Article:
Gibbard History, Family Crest & Coats of Arms

The ancient Anglo-Saxon surname Gibbard came from the baptismal name son of Gilbert. In Old English, patronyms were formed by adding a variety of suffixes to personal names, which changed over time and from place to place. For example, after the Norman Conquest, sunu and sune, which meant son, were the most common patronymic suffixes. In the 12th and 13th centuries, the most common patronymic names included the word filius, which meant son. By the 14th century, the suffix son had replaced these earlier versions. Surnames that were formed with filius or son were more common in the north of England and it was here that the number of individuals without surnames was greatest at this time.

Early Origins of the Gibbard family

The surname Gibbard was first found in Norfolk where they held a family seat from very ancient times.

Early History of the Gibbard family

This web page shows only a small excerpt of our Gibbard research. Another 102 words (7 lines of text) covering the years 1239, 1273, 1307, 1533, and 1603 are included under the topic Early Gibbard History in all our PDF Extended History products and printed products wherever possible.

Gibbard Spelling Variations

The English language only became standardized in the last few centuries; therefore,spelling variations are common among early Anglo-Saxon names. As the form of the English language changed, even the spelling of literate people's names evolved. Gibbard has been recorded under many different variations, including Gibbard, Gibbert, Gibert, Gybbard, Gybbert and many more.

Early Notables of the Gibbard family (pre 1700)

More information is included under the topic Early Gibbard Notables in all our PDF Extended History products and printed products wherever possible.

United States Gibbard migration to the United States +

For many English families, the political and religious disarray that shrouded England made the far away New World an attractive prospect. On cramped disease-ridden ships, thousands migrated to those British colonies that would eventually become Canada and the United States. Those hardy settlers that survived the journey often went on to make important contributions to the emerging nations in which they landed. Analysis of immigration records indicates that some of the first North American immigrants bore the name Gibbard or a variant listed above:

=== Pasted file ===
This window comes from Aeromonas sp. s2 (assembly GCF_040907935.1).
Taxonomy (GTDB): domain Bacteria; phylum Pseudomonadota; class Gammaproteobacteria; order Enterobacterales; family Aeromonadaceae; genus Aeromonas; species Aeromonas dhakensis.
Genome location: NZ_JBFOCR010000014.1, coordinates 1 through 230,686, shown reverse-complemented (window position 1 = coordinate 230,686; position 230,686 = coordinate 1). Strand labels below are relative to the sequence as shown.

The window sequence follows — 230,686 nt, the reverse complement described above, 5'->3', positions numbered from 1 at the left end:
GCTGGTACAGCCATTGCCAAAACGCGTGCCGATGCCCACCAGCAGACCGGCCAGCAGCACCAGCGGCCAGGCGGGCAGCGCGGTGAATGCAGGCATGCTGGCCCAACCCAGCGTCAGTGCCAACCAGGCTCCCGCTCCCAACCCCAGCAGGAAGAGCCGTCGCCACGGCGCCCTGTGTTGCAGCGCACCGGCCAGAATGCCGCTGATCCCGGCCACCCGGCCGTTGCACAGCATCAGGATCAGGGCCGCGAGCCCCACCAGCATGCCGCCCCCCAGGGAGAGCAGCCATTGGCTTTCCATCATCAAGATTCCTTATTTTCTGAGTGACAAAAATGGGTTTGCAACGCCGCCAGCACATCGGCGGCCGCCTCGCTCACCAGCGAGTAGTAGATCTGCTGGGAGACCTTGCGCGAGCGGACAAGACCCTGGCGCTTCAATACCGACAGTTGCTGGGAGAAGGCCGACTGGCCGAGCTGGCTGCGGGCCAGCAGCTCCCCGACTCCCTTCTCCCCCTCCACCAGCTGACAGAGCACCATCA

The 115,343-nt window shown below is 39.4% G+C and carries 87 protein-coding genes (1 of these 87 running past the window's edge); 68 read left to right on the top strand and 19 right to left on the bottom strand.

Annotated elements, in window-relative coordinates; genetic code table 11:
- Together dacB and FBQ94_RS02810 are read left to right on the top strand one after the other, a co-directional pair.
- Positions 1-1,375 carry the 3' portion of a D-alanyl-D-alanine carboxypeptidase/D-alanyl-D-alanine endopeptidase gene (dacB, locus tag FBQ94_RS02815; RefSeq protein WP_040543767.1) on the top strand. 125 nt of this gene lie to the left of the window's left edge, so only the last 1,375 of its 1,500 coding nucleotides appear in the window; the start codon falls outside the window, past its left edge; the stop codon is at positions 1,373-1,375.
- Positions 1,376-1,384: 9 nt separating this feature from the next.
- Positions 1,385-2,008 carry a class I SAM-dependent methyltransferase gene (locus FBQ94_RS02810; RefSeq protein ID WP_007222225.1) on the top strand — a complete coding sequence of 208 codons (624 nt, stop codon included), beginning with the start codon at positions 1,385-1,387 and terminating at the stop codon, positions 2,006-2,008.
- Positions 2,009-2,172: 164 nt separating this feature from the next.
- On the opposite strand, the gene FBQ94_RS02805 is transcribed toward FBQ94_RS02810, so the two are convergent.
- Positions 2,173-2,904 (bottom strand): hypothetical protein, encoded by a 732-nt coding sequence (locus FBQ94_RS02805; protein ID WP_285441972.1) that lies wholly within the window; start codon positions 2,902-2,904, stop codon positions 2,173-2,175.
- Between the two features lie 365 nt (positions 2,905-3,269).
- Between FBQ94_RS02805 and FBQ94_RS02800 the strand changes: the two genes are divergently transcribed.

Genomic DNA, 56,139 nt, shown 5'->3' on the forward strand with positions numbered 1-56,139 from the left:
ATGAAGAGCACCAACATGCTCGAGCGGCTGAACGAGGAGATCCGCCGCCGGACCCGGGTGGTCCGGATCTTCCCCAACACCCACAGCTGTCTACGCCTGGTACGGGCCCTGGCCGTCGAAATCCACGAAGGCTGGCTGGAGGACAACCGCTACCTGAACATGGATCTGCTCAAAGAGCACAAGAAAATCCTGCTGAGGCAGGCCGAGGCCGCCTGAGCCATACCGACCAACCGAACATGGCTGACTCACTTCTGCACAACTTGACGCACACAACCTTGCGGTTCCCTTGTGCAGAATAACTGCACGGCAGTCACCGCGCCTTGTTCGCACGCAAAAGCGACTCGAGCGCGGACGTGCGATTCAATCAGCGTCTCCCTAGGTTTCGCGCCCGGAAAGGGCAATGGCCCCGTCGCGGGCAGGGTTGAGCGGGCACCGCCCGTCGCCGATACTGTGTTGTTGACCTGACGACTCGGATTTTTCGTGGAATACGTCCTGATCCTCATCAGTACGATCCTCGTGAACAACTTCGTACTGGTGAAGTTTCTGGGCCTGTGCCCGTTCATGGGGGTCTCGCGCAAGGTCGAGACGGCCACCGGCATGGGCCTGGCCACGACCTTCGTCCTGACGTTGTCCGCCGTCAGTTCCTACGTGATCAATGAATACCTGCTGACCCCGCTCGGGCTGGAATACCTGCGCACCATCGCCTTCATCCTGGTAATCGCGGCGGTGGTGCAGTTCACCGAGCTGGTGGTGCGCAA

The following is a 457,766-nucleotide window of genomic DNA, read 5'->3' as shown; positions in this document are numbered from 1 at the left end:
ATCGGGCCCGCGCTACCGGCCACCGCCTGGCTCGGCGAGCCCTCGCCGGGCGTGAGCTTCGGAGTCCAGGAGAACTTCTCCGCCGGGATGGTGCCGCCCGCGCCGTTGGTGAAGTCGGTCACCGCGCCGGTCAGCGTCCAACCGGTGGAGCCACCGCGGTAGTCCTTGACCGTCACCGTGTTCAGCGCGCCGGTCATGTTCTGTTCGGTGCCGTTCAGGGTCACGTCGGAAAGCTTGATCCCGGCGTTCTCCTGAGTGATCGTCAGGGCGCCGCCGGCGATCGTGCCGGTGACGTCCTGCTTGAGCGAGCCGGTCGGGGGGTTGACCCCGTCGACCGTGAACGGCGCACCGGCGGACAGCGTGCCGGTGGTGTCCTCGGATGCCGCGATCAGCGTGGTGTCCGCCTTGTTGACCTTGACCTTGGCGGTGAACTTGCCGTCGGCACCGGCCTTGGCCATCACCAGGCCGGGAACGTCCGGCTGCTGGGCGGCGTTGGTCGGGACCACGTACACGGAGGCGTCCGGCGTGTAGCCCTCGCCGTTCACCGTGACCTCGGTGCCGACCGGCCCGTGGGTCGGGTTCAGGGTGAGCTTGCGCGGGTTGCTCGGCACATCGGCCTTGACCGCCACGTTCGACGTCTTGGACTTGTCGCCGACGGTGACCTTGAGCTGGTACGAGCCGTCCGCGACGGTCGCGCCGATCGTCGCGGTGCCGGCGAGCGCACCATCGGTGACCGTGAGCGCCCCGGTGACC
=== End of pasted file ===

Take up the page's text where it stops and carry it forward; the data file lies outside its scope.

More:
Gibbard Settlers in United States in the 17th Century
  • William Gibbard, who settled in New Haven, Conn. in 1640
  • William Gibbard, who arrived in Connecticut in 1657 [1]
Gibbard Settlers in United States in the 18th Century
  • Nicholas Gibbard, who arrived in Pennsylvania in 1764 [1]
  • Thomas Gibbard, who landed in America in 1770 [1]
  • Thomas and Henry Gibbard, who landed in Virginia in 1774

Australia Gibbard migration to Australia +

Emigration to Australia followed the First Fleets of convicts, tradespeople and early settlers. Early immigrants include:

Gibbard Settlers in Australia in the 19th Century

Contemporary Notables of the name Gibbard (post 1700) +

  • Benjamin Gibbard (b. 1976), American singer, songwriter and guitarist, the lead vocalist and guitarist of the indie rock band Death Cab for Cutie
  • Allan Gibbard (b. 1942), American Professor of Philosophy at the University of Michigan, Ann Arbor; he co-developed the Gibbard–Satterthwaite theorem
  • Philip Leonard Gibbard (b. 1949), English Quaternary geologist from Chiswick, Londonnd, Professor of Quaternary Palaeoenvironments in the University of Cambridge, Department of Geography
  • John Gibbard, Canadian founder of The Gibbard Furniture Shops Limited, Napanee, Ontario in 1835, at one time Canada's oldest furniture factory, sadly closed in 2009
  • Paul Gibbard, Canadian diplomat, Canadian Ambassador to Venezuela (2010-2013)
  • Les Gibbard (1945-2010), New Zealand-born, British political cartoonist, journalist, illustrator and animator

  1. ^ Filby, P. William, Meyer, Mary K., Passenger and immigration lists index : a guide to published arrival records of about 500,000 passengers who came to the United States and Canada in the seventeenth, eighteenth, and nineteenth centuries. 1982-1985 Cumulated Supplements in Four Volumes Detroit, Mich. : Gale Research Co., 1985, Print (ISBN 0-8103-1795-8)
  2. ^ Convict Records Voyages to Australia (Retrieved 3rd November 2020). Retrieved from
  3. ^ Convict Records Voyages to Australia (Retrieved 10th November 2020). Retrieved from on Facebook